The Lost Temple of Sharess


By Richard Reed
Self-published
5e
Level 1

Beneath the home of a wealthy merchant named Haroun, a floor suddenly collapses, revealing the entrance to a deep, dark cavern. But judging from the screams and laughter coming from below, this is more than a common cave. Will you conquer the long-forgotten horrors it holds? Will you discover fabulous treasures in its pitch-black passageways? And most importantly: will you learn the merchant’s own secrets before it’s too late?

This 32 pages adventure details a sixteen room ancient temple found underneath someone’s basement. Mountains of read-aloud and DM text, each room being a page or more long, hide a basic dungeon with tricks, traps, and classic features.

The intro is 8 pages, describing useless backstory that will never come up during play. The read-aloud for each room is about two paragraphs long, followed by reams and reams of DM text. For room two this is a page and a half of DM text. This is way WAY too much. Players hate read-aloud. They hate monologues. They hate not being able to PLAY. Wasn’t there an article by WOTC that players lose interest after three sentences? Which is three times shorter than the read-aloud in the rooms in this.

Then there’s the DM text. Almost everything feels like padding. “As the players enter, this is what they see [read-aloud.] Really? Did you really need that? “The beetles are giant fire beetles.” We know, you’ve told us twice so far. An aside tell us “It might be fun to make the party guess what the liquid is, but in fact, it’s just water–holy water.” A paragraph is used to tell us that writing at the bottom of a basin has the name of the Sharess, the temple goddess. This happens a bajillion times in the adventure and HAS NOT IMPACT. Who the temple belongs to is irrelevant, the information is never needed. And even if it were we don’t need to be told multiple times OR the explanation to take a paragraph.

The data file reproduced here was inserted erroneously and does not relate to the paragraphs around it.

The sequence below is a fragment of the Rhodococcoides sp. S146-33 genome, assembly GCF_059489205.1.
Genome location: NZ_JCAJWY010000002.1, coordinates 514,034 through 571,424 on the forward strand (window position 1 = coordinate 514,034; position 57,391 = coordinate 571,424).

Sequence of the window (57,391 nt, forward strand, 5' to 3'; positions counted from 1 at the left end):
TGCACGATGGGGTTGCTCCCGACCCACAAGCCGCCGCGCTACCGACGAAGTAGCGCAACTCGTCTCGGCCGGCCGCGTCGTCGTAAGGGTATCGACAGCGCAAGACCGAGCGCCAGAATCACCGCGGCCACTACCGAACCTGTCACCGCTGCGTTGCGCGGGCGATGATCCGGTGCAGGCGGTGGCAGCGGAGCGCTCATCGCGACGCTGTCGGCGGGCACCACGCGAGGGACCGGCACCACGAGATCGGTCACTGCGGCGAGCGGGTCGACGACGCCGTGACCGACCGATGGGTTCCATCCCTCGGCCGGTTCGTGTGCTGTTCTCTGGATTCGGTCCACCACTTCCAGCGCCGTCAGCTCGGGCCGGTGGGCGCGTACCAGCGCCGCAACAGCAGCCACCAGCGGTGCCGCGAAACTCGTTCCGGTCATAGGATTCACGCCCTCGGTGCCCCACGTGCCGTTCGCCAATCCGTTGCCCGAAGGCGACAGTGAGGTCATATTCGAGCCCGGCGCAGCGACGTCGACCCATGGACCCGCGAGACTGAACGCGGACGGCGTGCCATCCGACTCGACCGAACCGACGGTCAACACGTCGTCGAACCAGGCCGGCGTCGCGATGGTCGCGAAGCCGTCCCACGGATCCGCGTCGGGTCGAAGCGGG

More is not better. More gets in the way of the DM. The goal is to communicate information evocatively and effectively to a DM scanning the text as the players walk in to the room. Data like “once there was a statue here, but it was removed” is just useless trivia that makes things harder for the DM to run the adventure.

Which is too bad because it’s not altogether a terrible adventure. Each room has a little mini-map at the top. The basic guts have things like two NPC’s hiding from the monsters and who will join your group if you find them, or a holy water basin, or skeletons in a sarcophagus that will animate, with the sarcophagus in a alcove. Bodies in the bottom of a pit trap. There are A LOT of good elements present to work with … but it feels like the text is fighting you tooth and nail to figure out what’s going on, simply because of the wordiness.

This thing needs a HARD edit, getting rid of almost 2/3rd’s of the words. The remaining text would then be relevant to the adventure and easy to focus on, as the DM. Then you’d have a basic dungeon exploration.

This is PWYW on DriveThu, with the price currently at $4. The preview is about six pages long, and the last page shows you the first page of the 1.5 page long “room 2.” It’s a good representative example of the type of writing in the adventure.
http://www.drivethrurpg.com/product/222836/The-Lost-Temple-of-Sharess

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One Response to The Lost Temple of Sharess

  1. I looked at the preview, and the little ‘challenges, treasure, tweaks’ feels like it would be a better format, including some ‘atmosphere’ and ‘oddities’ categories, so the DM can really sell the player on it. It’s so weird that it gets so wordy with its material though.The padding terms especially. Liked the minimap idea, helps give the DM a quick oversight over nearby and related content, as well as the direct book references.

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